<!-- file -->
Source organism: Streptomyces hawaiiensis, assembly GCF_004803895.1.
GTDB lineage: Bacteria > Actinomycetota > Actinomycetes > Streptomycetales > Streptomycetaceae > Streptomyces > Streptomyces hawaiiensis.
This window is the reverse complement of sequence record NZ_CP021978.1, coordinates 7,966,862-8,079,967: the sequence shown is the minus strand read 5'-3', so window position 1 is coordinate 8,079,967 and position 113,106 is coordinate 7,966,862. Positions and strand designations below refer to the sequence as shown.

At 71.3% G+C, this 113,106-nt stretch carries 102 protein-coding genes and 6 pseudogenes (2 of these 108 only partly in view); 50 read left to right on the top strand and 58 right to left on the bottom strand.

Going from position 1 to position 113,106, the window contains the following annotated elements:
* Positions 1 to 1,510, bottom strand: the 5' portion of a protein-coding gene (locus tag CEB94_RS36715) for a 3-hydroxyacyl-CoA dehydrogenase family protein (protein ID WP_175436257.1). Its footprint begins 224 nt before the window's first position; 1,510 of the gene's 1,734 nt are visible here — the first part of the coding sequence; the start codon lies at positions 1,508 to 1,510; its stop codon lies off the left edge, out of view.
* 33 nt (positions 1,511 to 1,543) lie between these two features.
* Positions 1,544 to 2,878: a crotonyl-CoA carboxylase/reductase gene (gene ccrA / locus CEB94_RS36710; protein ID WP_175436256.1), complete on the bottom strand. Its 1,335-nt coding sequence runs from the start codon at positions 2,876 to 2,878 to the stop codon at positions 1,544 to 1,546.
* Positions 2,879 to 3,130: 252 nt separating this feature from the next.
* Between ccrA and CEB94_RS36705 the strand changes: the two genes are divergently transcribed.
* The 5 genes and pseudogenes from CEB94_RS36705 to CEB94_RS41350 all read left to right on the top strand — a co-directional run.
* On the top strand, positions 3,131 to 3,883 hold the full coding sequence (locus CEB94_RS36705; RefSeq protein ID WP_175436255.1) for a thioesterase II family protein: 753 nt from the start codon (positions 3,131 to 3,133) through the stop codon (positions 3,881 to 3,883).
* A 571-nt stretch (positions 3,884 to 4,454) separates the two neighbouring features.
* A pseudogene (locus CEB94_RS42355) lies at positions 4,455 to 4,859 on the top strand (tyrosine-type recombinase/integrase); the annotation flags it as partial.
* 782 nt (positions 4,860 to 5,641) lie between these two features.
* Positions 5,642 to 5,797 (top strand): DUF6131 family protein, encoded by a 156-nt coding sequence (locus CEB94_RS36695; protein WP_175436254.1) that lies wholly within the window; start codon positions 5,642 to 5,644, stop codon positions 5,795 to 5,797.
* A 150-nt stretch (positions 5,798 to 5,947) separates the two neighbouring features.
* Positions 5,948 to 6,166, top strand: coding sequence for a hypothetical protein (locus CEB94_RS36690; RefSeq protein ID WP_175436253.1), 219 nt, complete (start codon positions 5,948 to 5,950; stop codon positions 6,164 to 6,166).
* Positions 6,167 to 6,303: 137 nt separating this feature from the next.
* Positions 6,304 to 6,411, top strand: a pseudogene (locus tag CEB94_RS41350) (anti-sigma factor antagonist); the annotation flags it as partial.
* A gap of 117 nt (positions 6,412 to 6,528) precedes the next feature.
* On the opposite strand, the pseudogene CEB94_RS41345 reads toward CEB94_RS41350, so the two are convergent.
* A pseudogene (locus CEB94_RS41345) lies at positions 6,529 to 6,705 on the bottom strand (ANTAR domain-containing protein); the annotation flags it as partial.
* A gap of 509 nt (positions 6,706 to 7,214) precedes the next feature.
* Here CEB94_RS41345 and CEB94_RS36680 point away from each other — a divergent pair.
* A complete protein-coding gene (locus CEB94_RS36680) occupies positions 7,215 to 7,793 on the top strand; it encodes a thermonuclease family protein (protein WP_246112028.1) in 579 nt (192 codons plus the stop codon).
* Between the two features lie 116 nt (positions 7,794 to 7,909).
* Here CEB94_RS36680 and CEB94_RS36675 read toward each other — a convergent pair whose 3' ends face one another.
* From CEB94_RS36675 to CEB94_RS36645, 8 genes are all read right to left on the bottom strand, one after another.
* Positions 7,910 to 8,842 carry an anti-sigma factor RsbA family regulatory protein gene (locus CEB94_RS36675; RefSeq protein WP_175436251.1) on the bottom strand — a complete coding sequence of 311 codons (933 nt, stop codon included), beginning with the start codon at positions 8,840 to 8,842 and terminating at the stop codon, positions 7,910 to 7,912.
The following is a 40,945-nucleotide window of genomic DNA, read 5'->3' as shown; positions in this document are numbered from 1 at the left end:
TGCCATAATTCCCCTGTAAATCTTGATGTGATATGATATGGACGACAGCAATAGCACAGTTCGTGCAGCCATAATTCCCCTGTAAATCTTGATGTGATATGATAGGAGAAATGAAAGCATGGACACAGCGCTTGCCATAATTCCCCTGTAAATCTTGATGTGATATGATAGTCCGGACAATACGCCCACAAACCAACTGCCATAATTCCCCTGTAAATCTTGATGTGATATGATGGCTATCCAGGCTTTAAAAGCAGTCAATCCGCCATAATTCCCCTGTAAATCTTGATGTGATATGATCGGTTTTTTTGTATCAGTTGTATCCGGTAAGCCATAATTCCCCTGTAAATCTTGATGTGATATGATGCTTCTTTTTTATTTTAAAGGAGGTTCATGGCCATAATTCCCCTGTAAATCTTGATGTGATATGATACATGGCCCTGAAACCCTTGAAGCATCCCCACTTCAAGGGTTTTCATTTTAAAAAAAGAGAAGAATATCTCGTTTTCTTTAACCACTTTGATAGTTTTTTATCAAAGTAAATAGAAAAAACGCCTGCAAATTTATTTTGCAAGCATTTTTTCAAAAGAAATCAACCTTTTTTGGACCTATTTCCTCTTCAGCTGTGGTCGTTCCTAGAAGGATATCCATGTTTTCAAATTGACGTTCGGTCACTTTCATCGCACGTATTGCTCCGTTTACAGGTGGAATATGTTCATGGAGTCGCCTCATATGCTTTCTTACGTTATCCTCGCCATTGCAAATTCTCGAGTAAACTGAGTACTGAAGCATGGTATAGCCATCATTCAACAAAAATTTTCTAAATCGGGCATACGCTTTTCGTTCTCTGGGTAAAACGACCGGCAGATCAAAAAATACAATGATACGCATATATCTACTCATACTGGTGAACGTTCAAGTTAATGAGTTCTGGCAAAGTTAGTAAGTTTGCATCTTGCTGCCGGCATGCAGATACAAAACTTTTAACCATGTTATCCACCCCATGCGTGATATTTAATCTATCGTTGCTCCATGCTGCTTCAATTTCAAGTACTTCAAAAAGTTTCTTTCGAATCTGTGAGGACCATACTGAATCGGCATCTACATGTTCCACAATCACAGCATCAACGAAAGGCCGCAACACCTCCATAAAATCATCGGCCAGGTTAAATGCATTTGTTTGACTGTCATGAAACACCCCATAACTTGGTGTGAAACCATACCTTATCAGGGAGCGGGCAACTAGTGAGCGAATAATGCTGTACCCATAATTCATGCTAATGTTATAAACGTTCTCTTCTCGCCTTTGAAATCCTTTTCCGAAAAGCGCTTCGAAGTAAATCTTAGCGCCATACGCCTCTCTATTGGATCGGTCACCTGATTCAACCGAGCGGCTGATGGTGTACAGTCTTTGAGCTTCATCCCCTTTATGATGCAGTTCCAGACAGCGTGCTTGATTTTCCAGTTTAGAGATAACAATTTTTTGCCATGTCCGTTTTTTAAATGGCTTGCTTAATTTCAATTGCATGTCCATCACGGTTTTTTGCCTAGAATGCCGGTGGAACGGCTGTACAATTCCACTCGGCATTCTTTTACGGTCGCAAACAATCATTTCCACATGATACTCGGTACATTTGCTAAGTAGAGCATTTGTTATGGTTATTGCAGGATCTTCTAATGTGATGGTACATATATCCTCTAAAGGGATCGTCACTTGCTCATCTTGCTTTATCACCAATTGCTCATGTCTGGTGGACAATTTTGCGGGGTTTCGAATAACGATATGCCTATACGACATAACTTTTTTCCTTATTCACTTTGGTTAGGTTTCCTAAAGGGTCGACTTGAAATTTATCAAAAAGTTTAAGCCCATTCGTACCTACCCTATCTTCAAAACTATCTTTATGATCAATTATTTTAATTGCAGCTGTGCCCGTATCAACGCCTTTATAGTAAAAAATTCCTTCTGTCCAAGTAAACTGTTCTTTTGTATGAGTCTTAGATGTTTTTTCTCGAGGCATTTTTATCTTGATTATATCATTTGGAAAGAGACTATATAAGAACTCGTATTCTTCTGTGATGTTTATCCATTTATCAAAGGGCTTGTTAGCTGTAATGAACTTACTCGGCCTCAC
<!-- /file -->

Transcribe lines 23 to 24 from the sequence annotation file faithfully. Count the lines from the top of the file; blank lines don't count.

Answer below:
* A pseudogene (locus CEB94_RS41345) lies at positions 6,529 to 6,705 on the bottom strand (ANTAR domain-containing protein); the annotation flags it as partial.
* A gap of 509 nt (positions 6,706 to 7,214) precedes the next feature.